Should the Philadelphia Eagles consider adding Saquon Barkley to their roster? Here’s a breakdown of the advantages and disadvantages.

Philadelphia Eagles, as they enter NFL free agency, face numerous gaps in their roster that need addressing. One notable area is the running back position, where two key players from 2023, D’Andre Swift and Boston Scott, will become free agents once the new league year kicks off on Wednesday, March 13.

Recent rumors have linked the Eagles to New York Giants running back Saquon Barkley, the top player in a competitive free agency class featuring talents like Josh Jacobs, Derrick Henry, Austin Ekeler, and others. Allegedly, there is mutual interest between the Eagles and Barkley.

However, the question arises: Would it be a sensible move for the Eagles to potentially offer Barkley the substantial contract he desires? Historically, General Manager Howie Roseman hasn’t allocated significant funds to running backs, but with increased cap space, this stance could change.

Barkley, a native of the Lehigh Valley who played football at Whitehall High School before excelling at Penn State University, could find Philadelphia closer to home.

But is signing Barkley a prudent decision for the Eagles? Let’s evaluate the advantages and disadvantages.


Adding Barkley would introduce one of the league’s top players and most skilled running backs to the Eagles’ roster. Aged 27, Barkley is a versatile three-down back capable of running between the tackles and posing a threat as a pass-catcher out of the backfield. In 14 games last season, he amassed 962 rushing yards and 41 receptions for 280 yards, scoring a total of 10 touchdowns. Since entering the league in 2018, Barkley ranks top five among running backs in both receiving yards (2,100) and receptions (288). His arrival would significantly enhance the Eagles’ running game, making him their most potent running back since LeSean McCoy.

Teaming Barkley with quarterback Jalen Hurts would present a formidable challenge for opposing teams. Despite uncertainties surrounding Hurts’s fitness and the team’s offensive performance last year, Barkley’s addition could inject fresh energy into the Eagles’ running game.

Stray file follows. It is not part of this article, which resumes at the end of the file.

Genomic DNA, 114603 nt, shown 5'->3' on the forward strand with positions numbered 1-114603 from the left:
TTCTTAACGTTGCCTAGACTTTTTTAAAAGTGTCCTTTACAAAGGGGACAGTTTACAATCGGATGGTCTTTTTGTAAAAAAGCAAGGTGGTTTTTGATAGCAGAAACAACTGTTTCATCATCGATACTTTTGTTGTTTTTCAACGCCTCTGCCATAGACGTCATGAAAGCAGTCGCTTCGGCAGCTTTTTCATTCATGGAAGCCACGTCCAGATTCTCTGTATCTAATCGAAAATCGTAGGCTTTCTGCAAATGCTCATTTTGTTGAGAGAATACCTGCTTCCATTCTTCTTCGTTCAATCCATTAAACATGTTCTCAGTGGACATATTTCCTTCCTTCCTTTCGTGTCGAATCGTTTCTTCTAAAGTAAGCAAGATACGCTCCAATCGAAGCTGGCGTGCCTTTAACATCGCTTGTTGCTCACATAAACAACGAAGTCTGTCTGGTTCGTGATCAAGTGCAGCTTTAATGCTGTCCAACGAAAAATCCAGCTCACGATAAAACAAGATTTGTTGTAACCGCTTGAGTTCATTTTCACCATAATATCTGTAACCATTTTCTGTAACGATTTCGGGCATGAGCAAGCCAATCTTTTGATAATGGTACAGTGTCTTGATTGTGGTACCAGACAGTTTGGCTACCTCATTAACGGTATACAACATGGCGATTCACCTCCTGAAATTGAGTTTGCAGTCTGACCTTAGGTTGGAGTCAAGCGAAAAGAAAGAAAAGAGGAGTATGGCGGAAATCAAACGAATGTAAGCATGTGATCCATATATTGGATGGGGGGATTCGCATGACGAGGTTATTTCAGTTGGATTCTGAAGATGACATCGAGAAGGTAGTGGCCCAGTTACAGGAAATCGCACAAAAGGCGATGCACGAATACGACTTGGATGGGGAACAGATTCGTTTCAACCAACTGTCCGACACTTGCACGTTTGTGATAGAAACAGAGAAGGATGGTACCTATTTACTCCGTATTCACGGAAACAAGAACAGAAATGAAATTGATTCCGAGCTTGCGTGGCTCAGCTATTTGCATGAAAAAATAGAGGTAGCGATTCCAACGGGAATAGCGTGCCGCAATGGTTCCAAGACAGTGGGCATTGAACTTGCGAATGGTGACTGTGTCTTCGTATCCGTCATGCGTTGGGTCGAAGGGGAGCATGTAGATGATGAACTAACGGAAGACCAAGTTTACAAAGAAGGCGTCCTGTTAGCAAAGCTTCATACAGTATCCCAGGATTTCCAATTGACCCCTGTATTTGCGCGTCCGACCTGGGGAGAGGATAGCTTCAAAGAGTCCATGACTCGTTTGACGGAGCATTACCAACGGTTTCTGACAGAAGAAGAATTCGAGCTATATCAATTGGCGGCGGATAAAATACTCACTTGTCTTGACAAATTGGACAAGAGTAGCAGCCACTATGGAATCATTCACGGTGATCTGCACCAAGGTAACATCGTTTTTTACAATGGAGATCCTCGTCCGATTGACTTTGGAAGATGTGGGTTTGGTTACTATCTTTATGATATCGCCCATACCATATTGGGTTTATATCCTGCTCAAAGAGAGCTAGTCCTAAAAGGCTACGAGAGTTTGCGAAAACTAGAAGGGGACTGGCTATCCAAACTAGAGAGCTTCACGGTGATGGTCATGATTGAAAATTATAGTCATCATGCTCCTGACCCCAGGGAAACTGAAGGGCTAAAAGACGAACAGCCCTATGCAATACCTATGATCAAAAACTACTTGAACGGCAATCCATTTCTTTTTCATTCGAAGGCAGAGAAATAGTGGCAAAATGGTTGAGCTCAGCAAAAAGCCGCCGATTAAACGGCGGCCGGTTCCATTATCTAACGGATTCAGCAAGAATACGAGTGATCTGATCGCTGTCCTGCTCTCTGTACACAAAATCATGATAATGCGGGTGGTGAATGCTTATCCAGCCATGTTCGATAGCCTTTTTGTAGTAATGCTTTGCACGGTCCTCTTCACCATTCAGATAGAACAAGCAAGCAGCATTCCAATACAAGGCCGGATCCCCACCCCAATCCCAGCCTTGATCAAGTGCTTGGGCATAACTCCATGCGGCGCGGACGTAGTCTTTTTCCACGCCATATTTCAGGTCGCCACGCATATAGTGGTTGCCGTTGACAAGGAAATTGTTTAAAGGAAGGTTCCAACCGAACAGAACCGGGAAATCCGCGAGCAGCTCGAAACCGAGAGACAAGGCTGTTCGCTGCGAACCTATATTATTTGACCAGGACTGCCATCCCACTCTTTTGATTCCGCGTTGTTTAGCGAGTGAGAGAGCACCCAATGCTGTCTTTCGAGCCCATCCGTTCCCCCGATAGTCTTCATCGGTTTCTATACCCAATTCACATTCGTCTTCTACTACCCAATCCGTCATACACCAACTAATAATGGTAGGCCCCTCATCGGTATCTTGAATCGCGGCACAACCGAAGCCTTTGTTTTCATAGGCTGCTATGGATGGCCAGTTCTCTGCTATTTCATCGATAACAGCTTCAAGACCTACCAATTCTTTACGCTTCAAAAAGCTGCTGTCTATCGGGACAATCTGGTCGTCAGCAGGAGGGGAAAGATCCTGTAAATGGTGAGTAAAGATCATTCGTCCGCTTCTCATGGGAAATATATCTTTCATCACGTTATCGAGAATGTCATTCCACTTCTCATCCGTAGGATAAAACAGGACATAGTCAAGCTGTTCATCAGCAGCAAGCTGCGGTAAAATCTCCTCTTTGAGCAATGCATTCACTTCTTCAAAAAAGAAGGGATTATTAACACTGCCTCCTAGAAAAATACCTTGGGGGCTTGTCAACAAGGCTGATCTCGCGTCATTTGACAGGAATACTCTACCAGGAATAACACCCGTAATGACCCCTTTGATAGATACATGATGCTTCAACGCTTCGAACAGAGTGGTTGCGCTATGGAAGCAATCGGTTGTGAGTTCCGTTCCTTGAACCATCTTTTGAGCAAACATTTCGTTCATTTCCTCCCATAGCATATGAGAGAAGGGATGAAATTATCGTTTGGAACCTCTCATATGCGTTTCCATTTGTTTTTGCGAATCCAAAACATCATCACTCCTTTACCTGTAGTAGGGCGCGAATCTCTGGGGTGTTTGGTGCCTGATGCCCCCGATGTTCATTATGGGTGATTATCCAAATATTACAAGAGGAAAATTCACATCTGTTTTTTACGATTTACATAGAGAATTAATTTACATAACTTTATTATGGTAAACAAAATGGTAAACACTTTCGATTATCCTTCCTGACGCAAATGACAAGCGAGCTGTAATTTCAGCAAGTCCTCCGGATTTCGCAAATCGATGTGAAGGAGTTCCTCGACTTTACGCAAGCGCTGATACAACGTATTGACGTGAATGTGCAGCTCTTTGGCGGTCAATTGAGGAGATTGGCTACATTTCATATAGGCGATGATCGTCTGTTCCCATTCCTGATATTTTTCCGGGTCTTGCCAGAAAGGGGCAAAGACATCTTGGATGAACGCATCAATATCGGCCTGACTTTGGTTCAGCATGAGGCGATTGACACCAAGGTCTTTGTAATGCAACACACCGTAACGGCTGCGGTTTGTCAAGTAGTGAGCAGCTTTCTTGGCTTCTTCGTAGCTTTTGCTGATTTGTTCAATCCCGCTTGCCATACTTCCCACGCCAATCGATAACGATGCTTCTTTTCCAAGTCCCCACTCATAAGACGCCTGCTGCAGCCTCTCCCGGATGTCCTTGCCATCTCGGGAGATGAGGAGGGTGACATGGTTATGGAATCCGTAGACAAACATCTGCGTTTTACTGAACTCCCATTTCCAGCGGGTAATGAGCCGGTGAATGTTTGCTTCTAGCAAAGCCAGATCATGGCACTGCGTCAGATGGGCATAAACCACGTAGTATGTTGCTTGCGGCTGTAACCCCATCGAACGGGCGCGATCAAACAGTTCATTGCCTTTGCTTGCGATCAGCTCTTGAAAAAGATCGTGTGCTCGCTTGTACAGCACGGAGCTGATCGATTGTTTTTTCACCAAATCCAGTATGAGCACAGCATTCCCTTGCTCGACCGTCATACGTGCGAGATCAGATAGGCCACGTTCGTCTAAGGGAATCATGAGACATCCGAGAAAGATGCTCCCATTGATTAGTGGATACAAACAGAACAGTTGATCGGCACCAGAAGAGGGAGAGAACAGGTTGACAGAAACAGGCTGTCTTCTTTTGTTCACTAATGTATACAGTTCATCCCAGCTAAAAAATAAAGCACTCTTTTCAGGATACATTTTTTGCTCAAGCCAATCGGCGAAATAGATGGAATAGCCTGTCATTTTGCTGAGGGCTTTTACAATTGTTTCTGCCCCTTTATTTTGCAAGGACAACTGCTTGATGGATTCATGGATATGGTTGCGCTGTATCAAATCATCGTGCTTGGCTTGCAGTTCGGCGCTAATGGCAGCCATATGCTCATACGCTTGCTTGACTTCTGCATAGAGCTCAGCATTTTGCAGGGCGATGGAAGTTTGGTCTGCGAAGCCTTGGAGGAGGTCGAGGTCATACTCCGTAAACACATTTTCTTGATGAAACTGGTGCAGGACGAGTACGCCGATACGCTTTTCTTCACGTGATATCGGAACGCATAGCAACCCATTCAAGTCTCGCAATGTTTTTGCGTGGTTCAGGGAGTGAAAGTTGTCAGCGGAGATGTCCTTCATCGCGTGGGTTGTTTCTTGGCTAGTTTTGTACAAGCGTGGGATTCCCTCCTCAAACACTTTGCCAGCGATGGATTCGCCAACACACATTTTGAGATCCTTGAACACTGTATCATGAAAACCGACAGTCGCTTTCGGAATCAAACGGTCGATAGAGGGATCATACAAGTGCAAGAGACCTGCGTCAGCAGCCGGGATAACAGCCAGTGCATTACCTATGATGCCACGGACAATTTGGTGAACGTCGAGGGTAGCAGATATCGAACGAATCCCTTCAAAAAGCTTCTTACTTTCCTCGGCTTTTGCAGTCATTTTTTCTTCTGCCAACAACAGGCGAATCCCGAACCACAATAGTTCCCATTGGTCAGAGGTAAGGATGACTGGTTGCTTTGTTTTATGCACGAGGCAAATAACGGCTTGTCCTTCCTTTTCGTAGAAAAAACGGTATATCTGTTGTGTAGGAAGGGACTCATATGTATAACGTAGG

Playing behind one of the NFL’s best offensive lines, even with Jason Kelce retired, Barkley would experience a level of support he lacked in New York.


Signing Barkley to a lucrative and possibly long-term contract may not be financially prudent in today’s NFL. While talented, the Eagles could explore more cost-effective options in free agency or the NFL draft to achieve similar production.

The Eagles possess numerous roster gaps, particularly on defense, making it questionable to prioritize Barkley in free agency and commit to a substantial contract. Spotrac forecasts Barkley to secure a three-year, $29.9 million deal, a figure the Eagles might find untenable given their current needs.

Roseman’s philosophy of not investing heavily in running backs contrasts with the significant financial commitment Barkley would demand. The Eagles have previously allowed productive running backs like Miles Sanders to depart in free agency, opting for a committee approach instead.

The Eagles have demonstrated that they don’t necessarily require an elite running back to succeed in their running game. Hurts’s proficiency in the ground attack has contributed to the team’s rushing success, even without a top-tier back like Barkley.

Barkley’s injury history, including an ACL tear in 2020 and an ankle injury in 2023, raises concerns about his durability and availability throughout a season.

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